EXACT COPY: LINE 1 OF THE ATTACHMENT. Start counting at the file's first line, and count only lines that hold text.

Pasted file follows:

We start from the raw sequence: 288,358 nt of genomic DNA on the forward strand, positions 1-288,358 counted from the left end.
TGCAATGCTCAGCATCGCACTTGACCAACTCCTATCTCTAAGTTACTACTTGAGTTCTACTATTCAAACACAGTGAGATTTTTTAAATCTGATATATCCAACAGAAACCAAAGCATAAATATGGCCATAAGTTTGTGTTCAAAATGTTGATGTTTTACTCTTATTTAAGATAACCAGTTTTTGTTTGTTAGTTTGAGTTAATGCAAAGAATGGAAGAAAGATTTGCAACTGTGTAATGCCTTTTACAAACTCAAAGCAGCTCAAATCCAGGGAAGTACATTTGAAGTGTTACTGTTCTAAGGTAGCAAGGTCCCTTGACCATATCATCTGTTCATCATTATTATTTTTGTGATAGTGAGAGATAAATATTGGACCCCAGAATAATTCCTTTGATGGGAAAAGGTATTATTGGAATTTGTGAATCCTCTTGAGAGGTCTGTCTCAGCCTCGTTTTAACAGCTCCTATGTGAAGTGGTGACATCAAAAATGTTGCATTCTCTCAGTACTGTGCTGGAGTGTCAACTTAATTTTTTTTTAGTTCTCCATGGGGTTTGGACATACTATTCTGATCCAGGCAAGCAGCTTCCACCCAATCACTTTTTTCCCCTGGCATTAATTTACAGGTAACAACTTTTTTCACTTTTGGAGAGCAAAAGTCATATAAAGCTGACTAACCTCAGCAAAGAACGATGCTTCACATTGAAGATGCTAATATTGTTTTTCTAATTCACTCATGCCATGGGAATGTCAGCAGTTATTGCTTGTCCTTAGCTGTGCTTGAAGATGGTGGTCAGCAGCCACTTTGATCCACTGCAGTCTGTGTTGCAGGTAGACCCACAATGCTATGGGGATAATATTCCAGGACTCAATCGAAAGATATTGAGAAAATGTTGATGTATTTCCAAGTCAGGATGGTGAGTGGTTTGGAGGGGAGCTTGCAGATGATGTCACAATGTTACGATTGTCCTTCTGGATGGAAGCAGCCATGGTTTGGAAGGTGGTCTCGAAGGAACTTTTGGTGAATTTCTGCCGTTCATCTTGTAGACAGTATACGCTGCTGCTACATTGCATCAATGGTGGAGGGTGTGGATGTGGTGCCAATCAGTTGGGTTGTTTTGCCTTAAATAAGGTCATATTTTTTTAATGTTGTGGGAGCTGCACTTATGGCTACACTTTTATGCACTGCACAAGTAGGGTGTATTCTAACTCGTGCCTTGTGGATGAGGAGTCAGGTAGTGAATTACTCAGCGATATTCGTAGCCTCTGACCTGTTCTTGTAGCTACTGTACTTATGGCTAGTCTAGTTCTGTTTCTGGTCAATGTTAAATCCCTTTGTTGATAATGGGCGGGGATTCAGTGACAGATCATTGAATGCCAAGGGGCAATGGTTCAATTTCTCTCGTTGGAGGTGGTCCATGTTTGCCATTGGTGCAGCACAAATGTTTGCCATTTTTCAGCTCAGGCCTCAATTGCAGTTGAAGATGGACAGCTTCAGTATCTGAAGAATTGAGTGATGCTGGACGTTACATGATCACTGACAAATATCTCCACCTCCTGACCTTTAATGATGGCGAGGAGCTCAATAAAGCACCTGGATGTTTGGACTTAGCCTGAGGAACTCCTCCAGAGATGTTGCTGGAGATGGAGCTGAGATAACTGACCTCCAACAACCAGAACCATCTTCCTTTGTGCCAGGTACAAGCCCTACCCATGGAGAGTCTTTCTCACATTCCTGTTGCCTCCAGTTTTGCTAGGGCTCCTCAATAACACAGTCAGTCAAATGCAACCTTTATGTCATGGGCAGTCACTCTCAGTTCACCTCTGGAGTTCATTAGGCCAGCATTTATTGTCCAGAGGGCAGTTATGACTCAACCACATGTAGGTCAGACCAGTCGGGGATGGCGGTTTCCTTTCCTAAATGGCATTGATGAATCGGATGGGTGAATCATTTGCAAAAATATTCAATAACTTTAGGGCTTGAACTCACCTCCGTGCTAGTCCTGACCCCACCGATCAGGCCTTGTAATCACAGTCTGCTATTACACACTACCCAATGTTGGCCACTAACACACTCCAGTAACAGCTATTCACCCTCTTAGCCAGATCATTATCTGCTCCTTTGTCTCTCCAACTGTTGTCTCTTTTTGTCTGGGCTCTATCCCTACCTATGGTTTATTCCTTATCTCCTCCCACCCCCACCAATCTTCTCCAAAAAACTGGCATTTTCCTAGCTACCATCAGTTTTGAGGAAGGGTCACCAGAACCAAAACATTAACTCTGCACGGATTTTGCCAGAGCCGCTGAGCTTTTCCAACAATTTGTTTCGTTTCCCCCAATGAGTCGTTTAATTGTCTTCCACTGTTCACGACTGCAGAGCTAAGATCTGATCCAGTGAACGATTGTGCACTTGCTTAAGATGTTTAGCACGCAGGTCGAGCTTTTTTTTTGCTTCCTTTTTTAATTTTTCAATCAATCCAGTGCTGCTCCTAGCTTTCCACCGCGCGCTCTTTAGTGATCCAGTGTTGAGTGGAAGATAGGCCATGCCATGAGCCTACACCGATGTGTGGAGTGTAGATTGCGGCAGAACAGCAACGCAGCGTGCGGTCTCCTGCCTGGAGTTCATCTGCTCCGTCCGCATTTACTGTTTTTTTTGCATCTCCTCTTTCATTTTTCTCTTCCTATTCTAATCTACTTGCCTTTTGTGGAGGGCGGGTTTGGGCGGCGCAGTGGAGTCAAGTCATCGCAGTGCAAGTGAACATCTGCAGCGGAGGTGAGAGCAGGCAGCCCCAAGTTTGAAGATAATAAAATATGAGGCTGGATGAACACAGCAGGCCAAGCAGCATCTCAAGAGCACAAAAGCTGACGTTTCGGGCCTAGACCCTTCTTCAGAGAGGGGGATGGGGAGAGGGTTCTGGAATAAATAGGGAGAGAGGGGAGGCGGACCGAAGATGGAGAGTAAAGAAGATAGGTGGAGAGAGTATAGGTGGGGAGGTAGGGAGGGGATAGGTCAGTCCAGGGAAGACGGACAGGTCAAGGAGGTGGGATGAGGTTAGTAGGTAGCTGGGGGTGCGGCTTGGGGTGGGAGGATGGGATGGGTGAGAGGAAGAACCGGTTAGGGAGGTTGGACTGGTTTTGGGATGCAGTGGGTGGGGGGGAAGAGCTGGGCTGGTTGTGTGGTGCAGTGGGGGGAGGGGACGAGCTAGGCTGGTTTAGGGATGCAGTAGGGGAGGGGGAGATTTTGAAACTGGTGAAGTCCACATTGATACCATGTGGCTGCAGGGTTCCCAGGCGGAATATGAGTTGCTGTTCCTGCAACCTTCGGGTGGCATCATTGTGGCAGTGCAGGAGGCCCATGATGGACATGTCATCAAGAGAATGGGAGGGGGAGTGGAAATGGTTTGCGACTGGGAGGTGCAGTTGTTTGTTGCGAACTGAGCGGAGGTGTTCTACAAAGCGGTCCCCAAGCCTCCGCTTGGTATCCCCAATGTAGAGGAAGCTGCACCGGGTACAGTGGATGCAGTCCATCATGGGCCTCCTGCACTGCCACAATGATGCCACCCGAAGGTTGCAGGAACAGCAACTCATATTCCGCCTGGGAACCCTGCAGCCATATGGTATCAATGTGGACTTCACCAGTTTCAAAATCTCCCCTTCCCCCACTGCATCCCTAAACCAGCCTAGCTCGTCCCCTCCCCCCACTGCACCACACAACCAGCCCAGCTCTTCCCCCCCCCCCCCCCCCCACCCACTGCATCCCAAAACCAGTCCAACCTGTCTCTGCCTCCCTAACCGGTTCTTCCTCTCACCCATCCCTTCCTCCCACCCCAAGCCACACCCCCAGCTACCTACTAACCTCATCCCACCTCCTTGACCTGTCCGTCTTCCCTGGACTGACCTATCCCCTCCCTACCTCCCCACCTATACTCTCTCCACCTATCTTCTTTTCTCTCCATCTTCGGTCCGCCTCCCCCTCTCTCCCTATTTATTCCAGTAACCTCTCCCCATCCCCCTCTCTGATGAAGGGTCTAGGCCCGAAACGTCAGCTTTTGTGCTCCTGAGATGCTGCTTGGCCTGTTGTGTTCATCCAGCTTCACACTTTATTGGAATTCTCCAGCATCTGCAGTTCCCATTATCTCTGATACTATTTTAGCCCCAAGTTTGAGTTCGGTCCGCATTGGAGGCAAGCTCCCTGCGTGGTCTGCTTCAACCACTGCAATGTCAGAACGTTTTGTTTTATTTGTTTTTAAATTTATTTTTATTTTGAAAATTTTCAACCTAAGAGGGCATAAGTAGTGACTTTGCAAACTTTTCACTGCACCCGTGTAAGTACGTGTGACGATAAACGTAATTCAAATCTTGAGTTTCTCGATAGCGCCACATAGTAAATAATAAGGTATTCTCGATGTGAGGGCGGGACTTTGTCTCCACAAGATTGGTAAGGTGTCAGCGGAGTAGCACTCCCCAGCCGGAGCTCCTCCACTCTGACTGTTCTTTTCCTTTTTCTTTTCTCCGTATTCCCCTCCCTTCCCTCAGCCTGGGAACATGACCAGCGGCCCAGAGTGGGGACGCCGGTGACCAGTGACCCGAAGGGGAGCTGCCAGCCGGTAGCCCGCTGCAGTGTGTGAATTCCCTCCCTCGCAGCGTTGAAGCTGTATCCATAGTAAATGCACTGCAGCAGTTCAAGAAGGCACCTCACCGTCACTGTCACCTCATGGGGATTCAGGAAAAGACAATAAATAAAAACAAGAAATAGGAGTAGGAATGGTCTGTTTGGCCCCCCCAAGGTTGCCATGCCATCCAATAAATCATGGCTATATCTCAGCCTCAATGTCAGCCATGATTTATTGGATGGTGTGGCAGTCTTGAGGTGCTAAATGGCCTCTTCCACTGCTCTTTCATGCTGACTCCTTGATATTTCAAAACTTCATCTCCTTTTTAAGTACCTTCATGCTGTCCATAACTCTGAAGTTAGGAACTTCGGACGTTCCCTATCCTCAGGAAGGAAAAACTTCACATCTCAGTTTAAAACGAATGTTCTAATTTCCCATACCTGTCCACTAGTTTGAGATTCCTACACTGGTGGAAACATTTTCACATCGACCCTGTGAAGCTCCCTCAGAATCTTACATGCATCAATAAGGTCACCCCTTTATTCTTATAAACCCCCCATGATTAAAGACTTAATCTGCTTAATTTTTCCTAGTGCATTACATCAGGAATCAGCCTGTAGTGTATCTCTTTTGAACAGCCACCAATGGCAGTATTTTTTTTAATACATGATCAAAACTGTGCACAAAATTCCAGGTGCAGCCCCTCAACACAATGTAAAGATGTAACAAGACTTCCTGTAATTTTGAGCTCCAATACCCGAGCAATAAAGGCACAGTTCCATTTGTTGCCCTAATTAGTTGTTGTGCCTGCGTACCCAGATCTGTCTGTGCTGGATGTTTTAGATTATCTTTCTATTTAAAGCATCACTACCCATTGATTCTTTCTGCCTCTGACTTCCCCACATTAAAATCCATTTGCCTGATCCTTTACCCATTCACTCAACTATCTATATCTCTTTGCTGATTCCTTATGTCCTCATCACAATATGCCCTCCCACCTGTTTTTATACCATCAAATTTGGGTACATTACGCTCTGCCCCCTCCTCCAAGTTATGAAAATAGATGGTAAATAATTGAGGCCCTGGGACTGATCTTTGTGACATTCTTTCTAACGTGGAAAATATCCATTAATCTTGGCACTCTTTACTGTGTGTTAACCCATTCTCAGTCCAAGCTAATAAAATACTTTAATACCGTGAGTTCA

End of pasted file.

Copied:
We start from the raw sequence: 288,358 nt of genomic DNA on the forward strand, positions 1-288,358 counted from the left end.